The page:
In large cities such as Cologne, heat generation accounts for more than two-thirds of stationary energy consumption. This is why it is necessary to consider ways to make more efficient use of non-fossil energy sources and create more sustainable heating systems in metropolitan areas. One idea is to recover heat from wastewater systems that is currently simply flushed away. Within the CELSIUS project, the city of Cologne focused on using wastewater along with geothermal energy, solar energy and wood pellets as a sustainable source of heat for large buildings – a sensible addition to an economically viable mix of energy sources that includes natural gas, district heating systems and local heating sources.
Wastewater systems promise major heat recovery potential. Studies have shown that around 20 % of all buildings in Germany could be heated using this technology. However, so far most projects have failed in the face of technical and/or financial obstacles. The CELSIUS project seeked to identify the most effective methods so as to increase the success rate of future projects. The potential of this technology is demonstrated in two locations in Cologne: the districts of Wahn and Mulheim.
Furthermore, as part of CELSIUS Cologne tested an additional way to use a district heating network – for the operation of certain household appliances (white goods) – and in so doing reduce electricity demand and related carbon emissions. This is achieved by replacing the vast majority of the electricity used to operate household appliances with energy in the form of hot water. Dishwashers, washing machines and dryers used electricity both for running the moving parts in the machines and for heating the water and air used in them. The proposed machines use the heat provided by the district heating systems to meet the heating demands in the machines and then only use electricity for the engines and for rare peak heat-demand situations.
Demo Site Expected Impact
The works performed in Cologne as part of CELSIUS were focused on the implementation of heat recovery system from a sewage network in order to use the heating in a decentralised local network for the Wahn and Mulheim sites. The Wahn demo site has a total capacity of 200 kW, with a set temperature into district heating of 60 °C and a yearly production of 1 000 MWh. The total primary savings amount to 330 MWh/yr and 20 tonnes of CO2/yr. For the Mulheim site, the total capacity is 158 kW, with a set temperature into district heating of 60 °C and a yearly production of 700 kWh. The total primary savings amount to 167 MWh/yr and 22 tonnes of CO2/yr.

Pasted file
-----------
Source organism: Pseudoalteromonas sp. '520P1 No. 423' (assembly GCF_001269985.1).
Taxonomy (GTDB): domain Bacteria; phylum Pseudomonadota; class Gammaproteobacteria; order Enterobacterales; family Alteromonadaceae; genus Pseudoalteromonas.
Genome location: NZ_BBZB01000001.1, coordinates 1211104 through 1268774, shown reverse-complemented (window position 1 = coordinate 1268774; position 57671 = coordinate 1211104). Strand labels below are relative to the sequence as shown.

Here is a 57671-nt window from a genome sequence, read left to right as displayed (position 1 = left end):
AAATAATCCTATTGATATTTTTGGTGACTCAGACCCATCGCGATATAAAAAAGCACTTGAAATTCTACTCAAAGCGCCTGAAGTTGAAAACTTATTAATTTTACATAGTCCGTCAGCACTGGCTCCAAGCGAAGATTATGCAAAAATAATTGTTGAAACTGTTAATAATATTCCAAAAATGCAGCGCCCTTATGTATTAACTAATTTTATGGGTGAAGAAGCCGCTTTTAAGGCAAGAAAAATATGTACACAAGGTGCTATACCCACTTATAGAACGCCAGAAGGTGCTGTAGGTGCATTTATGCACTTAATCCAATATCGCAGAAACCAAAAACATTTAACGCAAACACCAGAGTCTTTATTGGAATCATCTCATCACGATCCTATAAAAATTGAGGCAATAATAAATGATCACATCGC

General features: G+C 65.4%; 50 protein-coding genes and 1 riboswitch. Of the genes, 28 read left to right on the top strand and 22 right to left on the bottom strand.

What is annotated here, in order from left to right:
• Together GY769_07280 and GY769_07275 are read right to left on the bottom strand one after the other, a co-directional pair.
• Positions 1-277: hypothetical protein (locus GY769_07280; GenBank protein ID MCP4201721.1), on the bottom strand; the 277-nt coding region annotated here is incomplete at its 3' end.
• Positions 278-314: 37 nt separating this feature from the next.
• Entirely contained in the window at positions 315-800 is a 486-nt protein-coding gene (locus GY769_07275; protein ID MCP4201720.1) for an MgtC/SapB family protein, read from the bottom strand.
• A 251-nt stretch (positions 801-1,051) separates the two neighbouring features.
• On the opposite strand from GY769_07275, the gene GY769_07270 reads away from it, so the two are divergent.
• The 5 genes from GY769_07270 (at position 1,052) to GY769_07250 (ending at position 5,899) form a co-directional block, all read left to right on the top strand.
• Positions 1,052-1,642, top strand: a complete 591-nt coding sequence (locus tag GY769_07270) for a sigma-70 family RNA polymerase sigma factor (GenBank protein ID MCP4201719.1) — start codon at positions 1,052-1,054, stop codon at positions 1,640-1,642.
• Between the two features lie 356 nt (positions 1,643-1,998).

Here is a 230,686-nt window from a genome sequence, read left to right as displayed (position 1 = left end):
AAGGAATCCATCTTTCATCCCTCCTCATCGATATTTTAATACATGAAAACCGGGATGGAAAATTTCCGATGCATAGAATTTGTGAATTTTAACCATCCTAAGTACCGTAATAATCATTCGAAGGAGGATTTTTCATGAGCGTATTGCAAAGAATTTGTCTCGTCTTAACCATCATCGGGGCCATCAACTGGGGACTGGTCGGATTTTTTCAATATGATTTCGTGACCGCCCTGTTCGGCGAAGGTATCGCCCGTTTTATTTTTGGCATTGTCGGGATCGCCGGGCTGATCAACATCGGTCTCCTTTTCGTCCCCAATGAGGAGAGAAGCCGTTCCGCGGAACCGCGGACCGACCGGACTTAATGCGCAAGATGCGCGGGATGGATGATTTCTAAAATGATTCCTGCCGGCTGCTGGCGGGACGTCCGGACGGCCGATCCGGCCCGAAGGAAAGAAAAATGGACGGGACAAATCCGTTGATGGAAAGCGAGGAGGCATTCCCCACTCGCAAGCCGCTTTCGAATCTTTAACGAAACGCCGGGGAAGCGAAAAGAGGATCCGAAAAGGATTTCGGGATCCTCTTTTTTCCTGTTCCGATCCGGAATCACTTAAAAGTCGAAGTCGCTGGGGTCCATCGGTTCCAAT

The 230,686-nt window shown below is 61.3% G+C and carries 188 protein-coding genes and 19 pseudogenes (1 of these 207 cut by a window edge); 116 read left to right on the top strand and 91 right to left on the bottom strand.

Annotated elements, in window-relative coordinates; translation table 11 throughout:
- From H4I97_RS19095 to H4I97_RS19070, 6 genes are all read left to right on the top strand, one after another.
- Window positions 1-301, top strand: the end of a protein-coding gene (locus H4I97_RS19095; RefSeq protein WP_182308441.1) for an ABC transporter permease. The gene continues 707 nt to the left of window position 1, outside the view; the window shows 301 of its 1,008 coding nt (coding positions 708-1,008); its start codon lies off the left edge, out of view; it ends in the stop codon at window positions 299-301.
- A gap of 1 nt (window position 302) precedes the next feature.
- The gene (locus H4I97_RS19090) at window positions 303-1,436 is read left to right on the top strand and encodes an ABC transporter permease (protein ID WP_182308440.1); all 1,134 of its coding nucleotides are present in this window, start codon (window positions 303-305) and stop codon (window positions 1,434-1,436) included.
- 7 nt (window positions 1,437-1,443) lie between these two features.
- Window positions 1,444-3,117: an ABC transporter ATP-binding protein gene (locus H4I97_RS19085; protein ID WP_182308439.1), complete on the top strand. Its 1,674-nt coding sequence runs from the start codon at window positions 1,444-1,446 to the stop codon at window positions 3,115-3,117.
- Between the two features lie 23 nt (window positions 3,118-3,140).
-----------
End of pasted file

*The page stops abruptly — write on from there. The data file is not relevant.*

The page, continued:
The other field of action in Cologne was the delivery of district heating to white goods to reduce the use of electricity. 75 % of the electricity used by white goods is for heating purposes.
Energy systems integration
- District heating
- Delivery of district heating to white goods to reduce the use of electricity
- Waste heat recovery
- Heat recovery system from a sewage network in order to use the heating in a decentralised local network
- Demand response
- Demand response is used with the aim of understanding how decentralised energy capacity can contribute to electricity network capacity and resilience. The demonstrator engages in demand response activities in order to contribute to developing enhanced systems for optimising the contribution that decentralised energy can make to demand response and load control systems.
- Waste heat
Energy Systems Types
- Sustainable Generation
- Waste heat
- Energy System(s) Integration